What was the impact of the shale revolution to the US economy?

What was the impact of the shale revolution to the US economy?

For the US economy as a whole, the shale revolution has had two major effects: reducing energy prices for consumers, and increasing the importance of the domestic oil and gas industry. For consumers, lower energy prices are a clear economic benefit.

What is the shale gas revolution?

The “Shale Revolution” refers to the combination of hydraulic fracturing and horizontal drilling that enabled the United States to significantly increase its production of oil and natural gas, particularly from tight oil formations, which now account for 36% of total U.S. crude oil production.

What challenges are associated with shale gas production?

Induced seismicity (earthquakes) from shale flowback water disposal;Chemical disclosure of fracture fluid additives; Potential ground and surface water contamination; • Air quality impacts; • Local impacts, such as the volume of truck traffic, noise, dust and land disturbance.

What is US shale gas?

Shale gas in the United States is an available source of natural gas. The number of unconventional natural gas wells in the U.S. rose from 18,485 in 2004 to 25,145 in 2007 and is expected to continue increasing until about 2040.

Is shale gas renewable or nonrenewable?

Shale gas is non-renewable, and also polluting but to a lesser extent. Solar is abundant and clean. The three resources are perfect substitutes in electricity generation.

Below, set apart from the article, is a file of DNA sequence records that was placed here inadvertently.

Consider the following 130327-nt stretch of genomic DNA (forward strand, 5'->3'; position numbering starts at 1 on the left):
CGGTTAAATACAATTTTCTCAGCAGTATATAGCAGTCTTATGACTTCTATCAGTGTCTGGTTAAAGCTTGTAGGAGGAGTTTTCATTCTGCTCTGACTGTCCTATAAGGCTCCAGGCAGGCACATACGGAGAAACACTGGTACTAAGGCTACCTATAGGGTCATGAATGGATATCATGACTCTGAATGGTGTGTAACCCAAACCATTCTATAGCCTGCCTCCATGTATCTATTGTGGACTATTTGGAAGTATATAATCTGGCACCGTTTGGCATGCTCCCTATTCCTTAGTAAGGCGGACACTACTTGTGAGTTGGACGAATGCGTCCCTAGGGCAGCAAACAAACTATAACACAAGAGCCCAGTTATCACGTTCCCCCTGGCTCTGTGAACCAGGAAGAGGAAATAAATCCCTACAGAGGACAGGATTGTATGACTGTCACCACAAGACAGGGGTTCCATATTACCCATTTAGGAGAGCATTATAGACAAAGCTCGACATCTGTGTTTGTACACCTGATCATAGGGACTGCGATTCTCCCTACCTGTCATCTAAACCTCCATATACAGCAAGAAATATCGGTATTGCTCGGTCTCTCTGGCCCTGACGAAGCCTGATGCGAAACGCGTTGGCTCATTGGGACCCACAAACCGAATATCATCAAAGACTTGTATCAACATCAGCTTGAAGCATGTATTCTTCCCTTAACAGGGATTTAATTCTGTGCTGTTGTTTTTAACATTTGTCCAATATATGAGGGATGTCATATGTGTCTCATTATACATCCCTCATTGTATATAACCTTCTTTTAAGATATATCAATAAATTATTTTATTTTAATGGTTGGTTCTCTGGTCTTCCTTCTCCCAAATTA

What is shale gas and why is it important?

Shale gas is natural gas that is found trapped within shale formations. Shale gas has become an increasingly important source of natural gas in the United States since the start of this century, and interest has spread to potential gas shales in the rest of the world.

Where is shale deposited?

Shales are often found with layers of sandstone or limestone. They typically form in environments where muds, silts, and other sediments were deposited by gentle transporting currents and became compacted, as, for example, the deep-ocean floor, basins of shallow seas, river floodplains, and playas.

Where did the shale gas revolution come from?

This revolution in natural gas — unleashed by a flood of recently accessible shale gas reserves, once thought to be unrecoverable — is the product of over 25 years of federal agencies and programs driving technology development in collaboration with private gas companies.